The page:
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Monday, 2 July, 2001, 13:51 GMT 14:51 UK
Environmental 'time bomb' for properties
Homeowners could face huge bills for cleaning-up contaminated land
Homeowners whose properties were built on contaminated land could face hefty bills

By BBC News Online's consumer affairs reporter Sarah Toyne

Homeowners could face bills for thousands of pounds if their property has been built on contaminated land.

It is seen as tomorrow's problem, but it is a time bomb for some homeowners

Steven Clarke, Countrywide Legal Indemnities
From July 2001, local authorities in England are testing land for harmful chemicals, under new environmental measures introduced last year.

If the original polluter can not be found, homeowners could be liable for the cost of cleaning-up the land or fines worth up to 20,000.

The new approach could jeopardise government plans to switch housing development to "brownfield" sites - many of which will have previously had an industrial or commercial usage.

Experts fear that people could be put off these developments because of potential environmental risks.

Environmental audit

Since last April, councils have been identifying sites which could pose an environmental risk, under rules contained in the Environmental Protection Act 1990.

They must now carry out scientific tests to determine whether these are emitting harmful chemicals, which could affect the health of local residents.

Audits from two rural councils have already identified 4,000 possible sites, which will now be tested for contamination.

Geoff Offen of Landmark, an environmental information company, has been working with local councils to identify suspected sites.

Properties could be at risk
Homeowners could face bills worth thousands of pounds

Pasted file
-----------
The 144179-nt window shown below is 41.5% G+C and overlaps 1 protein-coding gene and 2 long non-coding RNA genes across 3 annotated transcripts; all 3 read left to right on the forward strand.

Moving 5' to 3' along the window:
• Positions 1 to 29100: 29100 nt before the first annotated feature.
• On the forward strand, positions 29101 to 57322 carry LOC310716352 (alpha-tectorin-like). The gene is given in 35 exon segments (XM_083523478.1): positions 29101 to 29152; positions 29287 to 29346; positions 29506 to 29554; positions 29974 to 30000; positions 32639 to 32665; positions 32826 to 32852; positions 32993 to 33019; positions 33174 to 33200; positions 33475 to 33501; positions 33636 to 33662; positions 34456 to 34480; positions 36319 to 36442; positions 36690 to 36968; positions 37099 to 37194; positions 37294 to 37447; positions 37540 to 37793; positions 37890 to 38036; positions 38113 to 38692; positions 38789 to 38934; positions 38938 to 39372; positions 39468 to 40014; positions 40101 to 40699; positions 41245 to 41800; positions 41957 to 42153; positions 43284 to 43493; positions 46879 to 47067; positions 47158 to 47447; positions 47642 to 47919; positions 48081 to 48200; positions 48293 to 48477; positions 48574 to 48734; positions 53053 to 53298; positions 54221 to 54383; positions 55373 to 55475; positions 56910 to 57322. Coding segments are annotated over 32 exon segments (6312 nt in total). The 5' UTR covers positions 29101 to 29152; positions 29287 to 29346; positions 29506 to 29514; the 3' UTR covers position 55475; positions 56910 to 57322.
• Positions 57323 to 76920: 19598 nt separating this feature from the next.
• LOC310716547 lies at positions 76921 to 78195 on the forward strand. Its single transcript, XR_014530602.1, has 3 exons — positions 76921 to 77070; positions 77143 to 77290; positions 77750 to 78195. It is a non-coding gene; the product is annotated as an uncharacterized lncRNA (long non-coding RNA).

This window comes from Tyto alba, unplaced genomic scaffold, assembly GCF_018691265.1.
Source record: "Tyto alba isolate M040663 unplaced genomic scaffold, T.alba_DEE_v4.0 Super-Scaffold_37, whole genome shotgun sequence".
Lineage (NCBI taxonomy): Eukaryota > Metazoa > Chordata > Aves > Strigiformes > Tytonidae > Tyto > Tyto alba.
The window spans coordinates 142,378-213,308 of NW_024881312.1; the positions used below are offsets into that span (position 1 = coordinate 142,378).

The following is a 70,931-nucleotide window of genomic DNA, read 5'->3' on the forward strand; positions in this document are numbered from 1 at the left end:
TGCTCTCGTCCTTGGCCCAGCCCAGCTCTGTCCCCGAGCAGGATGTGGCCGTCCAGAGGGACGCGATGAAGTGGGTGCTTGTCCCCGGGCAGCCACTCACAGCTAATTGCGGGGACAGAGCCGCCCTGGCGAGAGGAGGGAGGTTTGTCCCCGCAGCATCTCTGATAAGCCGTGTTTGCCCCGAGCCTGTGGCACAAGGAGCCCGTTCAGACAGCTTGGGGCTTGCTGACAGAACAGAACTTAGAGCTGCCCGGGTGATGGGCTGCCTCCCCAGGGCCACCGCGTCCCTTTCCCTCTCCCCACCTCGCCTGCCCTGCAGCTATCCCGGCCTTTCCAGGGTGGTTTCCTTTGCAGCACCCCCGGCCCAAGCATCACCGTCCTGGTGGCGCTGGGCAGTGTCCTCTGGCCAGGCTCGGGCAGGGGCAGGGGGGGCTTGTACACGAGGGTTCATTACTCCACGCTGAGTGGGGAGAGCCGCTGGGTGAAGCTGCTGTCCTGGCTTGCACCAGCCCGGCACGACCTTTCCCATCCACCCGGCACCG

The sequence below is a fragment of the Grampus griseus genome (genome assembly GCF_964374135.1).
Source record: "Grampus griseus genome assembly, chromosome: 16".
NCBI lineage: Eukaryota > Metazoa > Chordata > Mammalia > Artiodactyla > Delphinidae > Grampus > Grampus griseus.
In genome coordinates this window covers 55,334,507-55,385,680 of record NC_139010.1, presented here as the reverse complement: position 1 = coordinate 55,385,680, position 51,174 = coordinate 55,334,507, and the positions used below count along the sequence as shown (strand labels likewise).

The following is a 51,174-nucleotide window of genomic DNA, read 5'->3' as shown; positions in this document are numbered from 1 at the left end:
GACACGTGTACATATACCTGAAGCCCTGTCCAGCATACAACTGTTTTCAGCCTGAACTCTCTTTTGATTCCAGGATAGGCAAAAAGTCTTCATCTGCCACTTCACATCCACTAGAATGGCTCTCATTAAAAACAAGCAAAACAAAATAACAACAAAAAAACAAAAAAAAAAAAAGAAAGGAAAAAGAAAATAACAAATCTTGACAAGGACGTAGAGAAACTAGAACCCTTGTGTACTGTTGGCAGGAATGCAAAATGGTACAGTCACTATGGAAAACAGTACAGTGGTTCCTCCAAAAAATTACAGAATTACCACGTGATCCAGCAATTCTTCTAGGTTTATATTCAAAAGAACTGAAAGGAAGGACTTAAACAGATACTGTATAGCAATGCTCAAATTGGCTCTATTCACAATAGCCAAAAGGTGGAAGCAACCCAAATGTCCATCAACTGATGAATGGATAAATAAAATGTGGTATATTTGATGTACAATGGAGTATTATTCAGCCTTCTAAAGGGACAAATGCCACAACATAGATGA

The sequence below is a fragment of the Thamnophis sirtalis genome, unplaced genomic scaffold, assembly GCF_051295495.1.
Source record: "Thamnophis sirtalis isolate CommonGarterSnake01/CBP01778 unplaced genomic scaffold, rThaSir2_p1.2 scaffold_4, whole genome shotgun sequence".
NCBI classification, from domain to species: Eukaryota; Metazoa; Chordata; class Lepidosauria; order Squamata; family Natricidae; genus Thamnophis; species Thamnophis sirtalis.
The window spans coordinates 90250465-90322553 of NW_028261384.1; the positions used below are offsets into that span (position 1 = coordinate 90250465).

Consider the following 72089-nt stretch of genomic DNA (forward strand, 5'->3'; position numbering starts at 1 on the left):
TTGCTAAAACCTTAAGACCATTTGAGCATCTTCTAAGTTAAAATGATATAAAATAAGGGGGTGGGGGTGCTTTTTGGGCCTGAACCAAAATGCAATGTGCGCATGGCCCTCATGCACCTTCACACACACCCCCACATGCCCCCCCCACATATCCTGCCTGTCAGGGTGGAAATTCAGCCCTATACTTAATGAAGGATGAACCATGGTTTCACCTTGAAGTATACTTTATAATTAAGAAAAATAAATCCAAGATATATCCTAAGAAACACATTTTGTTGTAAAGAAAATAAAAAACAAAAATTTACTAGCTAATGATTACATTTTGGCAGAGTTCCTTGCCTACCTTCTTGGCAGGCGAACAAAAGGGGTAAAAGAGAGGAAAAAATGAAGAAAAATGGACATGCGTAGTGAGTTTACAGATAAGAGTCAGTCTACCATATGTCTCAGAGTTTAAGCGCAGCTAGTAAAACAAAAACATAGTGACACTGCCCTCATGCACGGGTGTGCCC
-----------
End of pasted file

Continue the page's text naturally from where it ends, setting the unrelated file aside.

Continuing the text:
He said: "I think the majority of people will not be caught out, but a significant minority of people will be affected, because councils will find it difficult to chase the original perpetrator."

Under the new legislation, if local councils can not trace the original contaminator, the current owner or occupier of the land will be liable.

Hard times ahead

Only homeowners who can prove to their local council that they are unable to afford clean-up costs will be exempt.

For those people who can afford to pay, their home insurance policy is unlikely to cover the costs.

Although buildings insurance will normally cover environmental factors such as fire, explosions, lightning and earthquakes, most will not cover any clean-up costs from contaminated land.

As a consequence, a number of insurers, such as Countrywide Legal Indemnities, are now offering additional cover to protect against contaminated land.

"It is seen as tomorrow's problem, but it is a time bomb for some homeowners," said Steven Clarke of Countrywide Legal Indemnities.

Those people in the process of buying a new home are being advised to commission an environmental audit in addition to any other home surveys.

Offen said: "Buying a home is often the largest investment that people will ever make. If people are concerned that the property could have been built on contaminated land, they should instruct an environmental audit. "

It costs about 40 for a comprehensive environmental survey.

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